Not long after the start of the year, I dropped in to Skrunda-2, the recreation of a Soviet-era town called “Skrunda-1” in Latvia. Designed by Titus Palmira, Sofie Janic and Megan Prumier, the region was a visit I very much enjoyed, so when Lien (Lien Lowe) dropped me the LM for the second iteration of the build – called Skrunda-3 -, I knew I’d have to drop back in and have a look around.
For those who have not visited previously, allow me to provide a little history to help frame this build: in the 1960s Russia established a radar facility some 5 kilometres from the Latvian regional centre of Skrunda as the home of two Hen House (Russian system name Destnr) first generation space surveillance / early warning radar systems. Its position within the Baltic state meant it was of major strategic importance to the Soviet military, having an uninterrupted view of airspace over the Western Hemisphere so it could “see” NATO / US space-based activities like missile launches. In fact, it was one of only two such facilities Russia constructed for this purpose in the 1960s, the other being near Murmansk, provide a view over the Arctic and north pole towards the United States.
Such was this strategic importance, that the radar station grew an entire town around it, supporting some 5,000 personnel and their families at its peak, offering them all the amenities they might expect: swimming pool, theatre, a school, and so on, and well as “Soviet typical” apartment blocks and more – including dedicated electrical power generation and water supply system, enabling it (again, in typical Soviet style) to be entirely self-contained.
As a military installation, Skrunda-1 served its purpose through to the 1980s, with the radar systems being upgraded over time, until the decision was made to use the site as the location for three state-of-the-art radar systems that would have been ready to start operations in the 1990s, however, the collapse of the Soviet Union meant that the new facilities were never completed. Instead, in the post-Soviet era, Russia reached an agreement with the Latvian authorities to continue to run the Destnr radars through until 1998, after which they had to dismantle them and withdraw from Lativa before the end of 1999 – which they did.
What was left behind became a ghost town, most of the buildings stripped bare but left standing, roads all in place – and something for the Latvian authorities to deal with. During the next 15 years, the town was left to nature’s ways, despite attempts to sell the land for redevelopment, around half of the land eventually being converted into a training ground for the Latvian national armed forces, although much of the deserted town still remains.
It is in this deserted, overgrown state that Skrunda-3 is offered – as was the case with Skrunda-2. However, whilst that version placed us fairly squarely within the residential parts of the town, this iteration offers more the the “business end” of the town and an iteration perhaps more rooted in the imagination of the builders. I say this because as far as I’m aware (and based on admittedly minimal research), Skrunda-1 was built far enough inland it does not have any form of deep water port, however, Skrunda-3 features an significant dockland area. expanding on a waterfront area found within Skrunda-2.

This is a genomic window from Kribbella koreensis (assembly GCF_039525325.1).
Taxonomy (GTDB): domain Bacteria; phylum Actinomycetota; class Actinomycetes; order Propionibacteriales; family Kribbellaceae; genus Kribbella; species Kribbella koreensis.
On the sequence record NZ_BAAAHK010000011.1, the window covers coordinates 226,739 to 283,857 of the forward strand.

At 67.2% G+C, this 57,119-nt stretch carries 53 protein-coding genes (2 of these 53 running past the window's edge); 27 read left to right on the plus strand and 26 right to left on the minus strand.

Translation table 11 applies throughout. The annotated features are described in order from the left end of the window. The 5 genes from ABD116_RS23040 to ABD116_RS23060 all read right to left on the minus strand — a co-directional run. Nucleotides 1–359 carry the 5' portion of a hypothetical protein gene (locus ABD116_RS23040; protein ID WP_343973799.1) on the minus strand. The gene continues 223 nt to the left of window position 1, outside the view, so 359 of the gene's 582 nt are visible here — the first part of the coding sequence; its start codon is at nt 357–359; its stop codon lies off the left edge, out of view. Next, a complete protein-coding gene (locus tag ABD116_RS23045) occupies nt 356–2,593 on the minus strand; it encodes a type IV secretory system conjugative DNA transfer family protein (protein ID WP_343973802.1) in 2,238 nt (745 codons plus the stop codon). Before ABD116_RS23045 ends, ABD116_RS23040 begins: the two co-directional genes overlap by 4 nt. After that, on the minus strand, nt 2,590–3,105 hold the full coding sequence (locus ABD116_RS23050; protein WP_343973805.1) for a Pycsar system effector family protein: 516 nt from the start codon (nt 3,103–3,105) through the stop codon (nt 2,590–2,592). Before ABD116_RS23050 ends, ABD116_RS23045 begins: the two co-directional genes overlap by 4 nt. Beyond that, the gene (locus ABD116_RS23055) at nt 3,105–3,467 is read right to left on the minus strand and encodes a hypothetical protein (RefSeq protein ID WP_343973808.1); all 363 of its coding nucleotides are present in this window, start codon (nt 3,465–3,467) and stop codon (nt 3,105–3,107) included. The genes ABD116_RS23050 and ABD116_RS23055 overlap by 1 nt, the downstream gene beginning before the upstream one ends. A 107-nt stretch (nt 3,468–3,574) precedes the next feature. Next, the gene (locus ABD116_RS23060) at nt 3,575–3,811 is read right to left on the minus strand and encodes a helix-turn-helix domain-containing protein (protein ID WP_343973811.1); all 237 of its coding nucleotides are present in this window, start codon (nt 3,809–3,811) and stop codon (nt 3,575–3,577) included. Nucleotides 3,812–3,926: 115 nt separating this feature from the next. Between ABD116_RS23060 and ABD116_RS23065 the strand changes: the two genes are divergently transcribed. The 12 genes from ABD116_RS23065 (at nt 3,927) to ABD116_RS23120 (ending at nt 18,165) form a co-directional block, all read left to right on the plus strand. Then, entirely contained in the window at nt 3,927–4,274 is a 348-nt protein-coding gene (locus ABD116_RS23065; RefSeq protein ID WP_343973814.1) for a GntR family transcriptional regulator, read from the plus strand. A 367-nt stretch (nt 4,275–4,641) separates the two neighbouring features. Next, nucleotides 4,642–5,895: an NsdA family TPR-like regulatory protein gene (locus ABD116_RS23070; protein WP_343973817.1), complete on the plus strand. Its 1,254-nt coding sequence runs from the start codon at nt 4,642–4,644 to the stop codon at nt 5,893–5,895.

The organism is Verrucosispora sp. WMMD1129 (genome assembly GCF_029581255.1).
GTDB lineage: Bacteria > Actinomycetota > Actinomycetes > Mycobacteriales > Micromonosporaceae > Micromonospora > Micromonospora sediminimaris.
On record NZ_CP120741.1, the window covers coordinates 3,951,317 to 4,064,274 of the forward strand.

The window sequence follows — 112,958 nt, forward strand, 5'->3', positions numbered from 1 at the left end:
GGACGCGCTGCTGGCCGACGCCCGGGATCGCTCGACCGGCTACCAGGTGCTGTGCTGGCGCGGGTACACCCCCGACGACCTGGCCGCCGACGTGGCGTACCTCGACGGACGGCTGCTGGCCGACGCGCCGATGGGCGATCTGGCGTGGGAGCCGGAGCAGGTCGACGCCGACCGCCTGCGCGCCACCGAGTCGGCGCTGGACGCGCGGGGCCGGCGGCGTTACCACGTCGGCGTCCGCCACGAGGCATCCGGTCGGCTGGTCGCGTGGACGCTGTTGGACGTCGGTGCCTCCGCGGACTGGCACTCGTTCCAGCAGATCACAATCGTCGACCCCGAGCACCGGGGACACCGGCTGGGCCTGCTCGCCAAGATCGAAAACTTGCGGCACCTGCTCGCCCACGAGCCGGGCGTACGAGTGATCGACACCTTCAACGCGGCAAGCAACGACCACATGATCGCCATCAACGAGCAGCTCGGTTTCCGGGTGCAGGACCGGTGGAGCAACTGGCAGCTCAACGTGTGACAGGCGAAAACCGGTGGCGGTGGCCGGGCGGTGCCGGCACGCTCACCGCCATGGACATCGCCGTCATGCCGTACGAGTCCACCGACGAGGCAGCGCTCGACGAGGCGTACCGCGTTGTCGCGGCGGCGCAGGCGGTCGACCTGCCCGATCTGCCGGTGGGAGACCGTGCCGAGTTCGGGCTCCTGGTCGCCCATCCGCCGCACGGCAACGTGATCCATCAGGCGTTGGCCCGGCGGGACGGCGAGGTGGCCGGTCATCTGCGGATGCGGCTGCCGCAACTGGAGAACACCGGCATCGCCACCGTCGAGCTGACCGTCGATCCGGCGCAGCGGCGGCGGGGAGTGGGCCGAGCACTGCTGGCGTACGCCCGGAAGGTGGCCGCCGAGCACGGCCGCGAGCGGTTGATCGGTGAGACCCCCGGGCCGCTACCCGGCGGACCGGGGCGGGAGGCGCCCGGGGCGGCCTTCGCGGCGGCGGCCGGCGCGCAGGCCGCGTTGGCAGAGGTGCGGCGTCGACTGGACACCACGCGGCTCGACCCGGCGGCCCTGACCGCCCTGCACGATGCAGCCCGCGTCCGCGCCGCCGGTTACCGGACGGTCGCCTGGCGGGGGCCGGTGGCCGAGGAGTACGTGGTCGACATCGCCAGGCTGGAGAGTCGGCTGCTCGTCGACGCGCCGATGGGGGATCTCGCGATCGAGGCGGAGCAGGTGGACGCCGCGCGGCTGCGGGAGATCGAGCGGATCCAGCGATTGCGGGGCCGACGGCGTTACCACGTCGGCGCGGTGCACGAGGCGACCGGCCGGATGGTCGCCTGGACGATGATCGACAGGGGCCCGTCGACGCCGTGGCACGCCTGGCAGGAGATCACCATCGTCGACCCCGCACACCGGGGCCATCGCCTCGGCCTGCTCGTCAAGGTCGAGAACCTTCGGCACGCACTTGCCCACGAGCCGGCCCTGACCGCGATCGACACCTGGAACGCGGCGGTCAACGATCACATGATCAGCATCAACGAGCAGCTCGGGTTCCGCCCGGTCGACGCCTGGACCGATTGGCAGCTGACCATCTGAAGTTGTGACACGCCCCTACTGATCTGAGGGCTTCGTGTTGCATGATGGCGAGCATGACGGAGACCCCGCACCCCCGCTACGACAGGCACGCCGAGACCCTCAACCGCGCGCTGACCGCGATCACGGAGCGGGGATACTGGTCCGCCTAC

This is something that gives the region a unique flavour unto itself, and presents a feature that makes up from the absence of any radar facilities the Russians took with them when they left and in all likelihood, a more interesting environment to explore than a load of military blockhouses. To further offer a sense of continuation from Skrunda-2, this build also has some of the apartment blocks tucked to one side, suggesting that were we to walk beyond them, we’d find ourselves within the previous iteration of the design.
As with Shrunda-2, there is a lot of small details to be found within this build that make it something of a work of art in itself, from the graffiti on walls to the placement of the abandoned vehicles to the suggestions that either the town was deserted in a manner that saw possessions left behind, or that it has at times been used as a home by the dispossessed.
Where the former is concerned, there is a sense of family and abandonment within buildings and rooms; with the latter, there is a sense of loneliness and a feeling that despite those hidden souls who may have been forced to live among the deserted buildings have formed a community: within an open space, a stage for live music has been put together, completed with a battered – but presumably still tuneful – upright piano. A short distance away, a warehouse building has been converted into an art gallery, displaying images captured from within Skrunda-2. And over all of this, someone has even managed to restore electrical power, adding a further twist to the idea that whilst abandoned, the town enjoys a secret life.
Payment of L$150 brings visitors rezzing rights, allowing for photographic props and poses to be used, adding to the photogenic nature for the setting, while the supplied sound scape helps to give further depth to explorations.
Standing with echoes of Skrunda-2, and sharing a common historical heritage, Skrunda-3 is nevertheless entirely unique in its presentation and design, making it a further ideal visitor for the Second Life traveller.
- Skrunda-3 (Reynolds Hollow, rated General)